Prisca Crabtree knows how that feels. Now 61, the labor and delivery nurse learned to swim just seven years ago, she said.

Growing up in Cuba, Crabtree was terrorized by older brothers who told her alligators were just waiting for her in the water. "I was always afraid. I was so scared of the ocean. I lived in Puerto Rico for 14 years, but I stayed on an air mattress (while in the water) ... it took a lot of courage to even do that."

More maybe, to face things head on. She loved the water and wanted to love swimming, so Crabtree signed up for lessons with Loe at the Y, in a class with others her age. "I had to overcome a huge fear."

She knew she had done so when she went to Florida for the birth of her niece, the nurse said. "I went swimming with my brother (who, when told of the suffering he had caused her, was aghast) and I didn't realize how far I was from the beach. I just had to get back."

But she heard Loe's words in her head, Crabtree said, and turned over onto her back and swam ashore.

Crabtree made sure her own children knew how to swim, she added. "If I didn't have the chance, my kids were going to. Parents have to persist, even if it costs money. It will pay off, the children will know they can save themselves in the water."

Linnea Davis, director of the Walla Walla University aquatic center, believes most families in this area value swim lessons for kids - lessons she says should begin by six months of age. "By far it's the best thing they can do for their kids."

The school offers swim lessons to the public and sees mostly Caucasian families take advantage of that, Davis said.

She also sees non-swimming adults come in, people trying to work through some sort of past event that put water on keel with an enemy in their mind, she said. "They don't want to even put their face in the water."

About 90 percent of those adults do eventually learn how to swim, she said. "And 100 percent at least get comfortable and overcome their fear."

For kids enrolled in Camp Fire USA's Super Summer in the Park program, swimming time comes twice a week and has for nearly a decade, said Karen Wolff, executive director.

"I just feel that every child should learn to swim, regardless of their families income," she said. "Every child should have memories of swimming."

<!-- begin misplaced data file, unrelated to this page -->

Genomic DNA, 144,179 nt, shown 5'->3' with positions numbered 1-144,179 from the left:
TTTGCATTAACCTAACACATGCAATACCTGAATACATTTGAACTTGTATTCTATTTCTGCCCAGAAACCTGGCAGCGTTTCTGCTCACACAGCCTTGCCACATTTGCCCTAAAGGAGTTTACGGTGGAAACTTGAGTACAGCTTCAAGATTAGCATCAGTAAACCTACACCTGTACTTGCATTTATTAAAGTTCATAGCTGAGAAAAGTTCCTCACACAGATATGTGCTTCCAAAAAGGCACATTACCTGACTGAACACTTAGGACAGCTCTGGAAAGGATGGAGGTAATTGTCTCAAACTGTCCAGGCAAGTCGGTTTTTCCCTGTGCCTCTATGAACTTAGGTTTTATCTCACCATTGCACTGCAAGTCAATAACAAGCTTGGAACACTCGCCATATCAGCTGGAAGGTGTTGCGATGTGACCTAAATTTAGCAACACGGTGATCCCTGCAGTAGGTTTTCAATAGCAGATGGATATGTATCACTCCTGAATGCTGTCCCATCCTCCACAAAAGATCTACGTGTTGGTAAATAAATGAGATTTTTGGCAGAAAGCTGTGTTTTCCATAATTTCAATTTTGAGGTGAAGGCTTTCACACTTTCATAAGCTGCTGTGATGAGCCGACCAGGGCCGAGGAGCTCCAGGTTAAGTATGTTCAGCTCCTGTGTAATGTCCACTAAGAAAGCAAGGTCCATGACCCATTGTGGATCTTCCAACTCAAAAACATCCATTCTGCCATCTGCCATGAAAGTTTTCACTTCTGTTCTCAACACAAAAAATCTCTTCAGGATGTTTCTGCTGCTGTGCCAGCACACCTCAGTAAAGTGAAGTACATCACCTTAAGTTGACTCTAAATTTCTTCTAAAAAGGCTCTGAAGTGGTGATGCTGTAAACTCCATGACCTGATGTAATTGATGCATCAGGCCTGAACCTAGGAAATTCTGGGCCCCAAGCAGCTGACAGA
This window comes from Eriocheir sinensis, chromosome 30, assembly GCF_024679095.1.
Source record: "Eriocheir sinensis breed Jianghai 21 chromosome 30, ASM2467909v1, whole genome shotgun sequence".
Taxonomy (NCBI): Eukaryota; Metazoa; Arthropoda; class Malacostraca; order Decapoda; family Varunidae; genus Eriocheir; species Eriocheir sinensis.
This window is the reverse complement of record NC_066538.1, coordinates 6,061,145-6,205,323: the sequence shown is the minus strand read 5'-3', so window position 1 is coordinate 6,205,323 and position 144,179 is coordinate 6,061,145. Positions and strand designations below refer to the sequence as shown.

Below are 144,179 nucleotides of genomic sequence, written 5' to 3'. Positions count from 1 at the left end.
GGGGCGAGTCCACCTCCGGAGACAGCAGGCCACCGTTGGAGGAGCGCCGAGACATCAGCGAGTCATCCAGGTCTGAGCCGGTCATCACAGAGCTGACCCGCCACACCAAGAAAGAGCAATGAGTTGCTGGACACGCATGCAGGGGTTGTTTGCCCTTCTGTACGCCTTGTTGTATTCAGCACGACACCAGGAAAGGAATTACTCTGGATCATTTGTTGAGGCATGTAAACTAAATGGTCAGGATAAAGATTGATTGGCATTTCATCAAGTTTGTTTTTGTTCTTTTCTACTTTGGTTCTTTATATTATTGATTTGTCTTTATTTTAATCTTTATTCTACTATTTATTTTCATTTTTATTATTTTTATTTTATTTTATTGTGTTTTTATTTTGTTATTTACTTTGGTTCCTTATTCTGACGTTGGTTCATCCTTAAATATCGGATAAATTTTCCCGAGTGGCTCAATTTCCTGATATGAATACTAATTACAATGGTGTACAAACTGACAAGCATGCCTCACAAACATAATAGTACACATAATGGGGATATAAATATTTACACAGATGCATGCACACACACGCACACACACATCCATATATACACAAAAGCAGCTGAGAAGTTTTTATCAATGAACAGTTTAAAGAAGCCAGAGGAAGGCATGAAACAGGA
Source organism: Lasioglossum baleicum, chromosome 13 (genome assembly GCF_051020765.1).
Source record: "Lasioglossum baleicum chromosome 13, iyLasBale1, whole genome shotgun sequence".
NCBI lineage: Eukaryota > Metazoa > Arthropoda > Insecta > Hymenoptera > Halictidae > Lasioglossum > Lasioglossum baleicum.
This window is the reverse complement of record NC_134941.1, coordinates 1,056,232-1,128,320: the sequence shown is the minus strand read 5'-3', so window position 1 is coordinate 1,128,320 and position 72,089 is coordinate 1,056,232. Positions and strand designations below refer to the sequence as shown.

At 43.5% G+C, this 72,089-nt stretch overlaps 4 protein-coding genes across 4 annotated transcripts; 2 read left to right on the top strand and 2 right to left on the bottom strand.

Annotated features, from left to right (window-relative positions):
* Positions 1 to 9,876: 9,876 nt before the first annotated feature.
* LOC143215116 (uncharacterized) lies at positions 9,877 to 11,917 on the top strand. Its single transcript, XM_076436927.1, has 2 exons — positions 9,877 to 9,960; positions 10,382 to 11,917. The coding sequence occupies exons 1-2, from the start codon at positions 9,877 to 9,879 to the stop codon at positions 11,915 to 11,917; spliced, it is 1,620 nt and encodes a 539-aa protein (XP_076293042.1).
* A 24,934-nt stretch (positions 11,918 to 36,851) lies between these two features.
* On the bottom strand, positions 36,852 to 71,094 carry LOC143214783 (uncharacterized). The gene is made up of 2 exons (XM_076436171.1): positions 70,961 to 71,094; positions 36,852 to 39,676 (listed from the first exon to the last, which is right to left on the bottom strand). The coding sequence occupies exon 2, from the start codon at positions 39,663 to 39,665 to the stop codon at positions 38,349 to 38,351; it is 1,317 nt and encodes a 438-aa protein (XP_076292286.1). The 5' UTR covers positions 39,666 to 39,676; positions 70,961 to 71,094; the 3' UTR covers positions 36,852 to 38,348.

For many kids, those trips to the pool with Camp Fire are the only opportunity they have to swim, particularly in lower-income families, Wolff said. Campers who don't know how to swim are given life jackets and kept in the shallow end of the pool until they can pass a basic swim test allowing them into the deep end.

"The stronger swimmers are the ones who have done swimming lessons or are able to go to the Y a lot," said Kaila Rodighiero, the summer site director.

More than one in five fatal drowning victims are children age 14 and younger, notes the CDC report. For every child who drowns, another four received emergency care for nonfatal submersion injuries.

Even when someone survives a water incident, resulting brain damage can result in long-term disabilities, including memory and learning problems and permanent loss of basic functioning.

Society is doing a disservice to children by not making swimming essential and a requirement, Grant said.

While the YMCA does help some families pay for swim lessons through scholarships and the schools do bring student in for lessons, there are not enough swim facilities or enough teachers, lifeguards or pool time to make it available to all, he pointed out.

"Factor in that parents that don't feel comfortable pass on this fear. Factor in, also, not just the cost financially but also the time requirement parents have to commit to get their child to the pool, dressed, sit during lessons, change, drive home and then get back into their daily routine. Parents need gold medals for getting their kids to learn to swim."

The community is doing a lot to improve the situation, Grant surmised. "But as long as there are drownings, have we truly done enough?"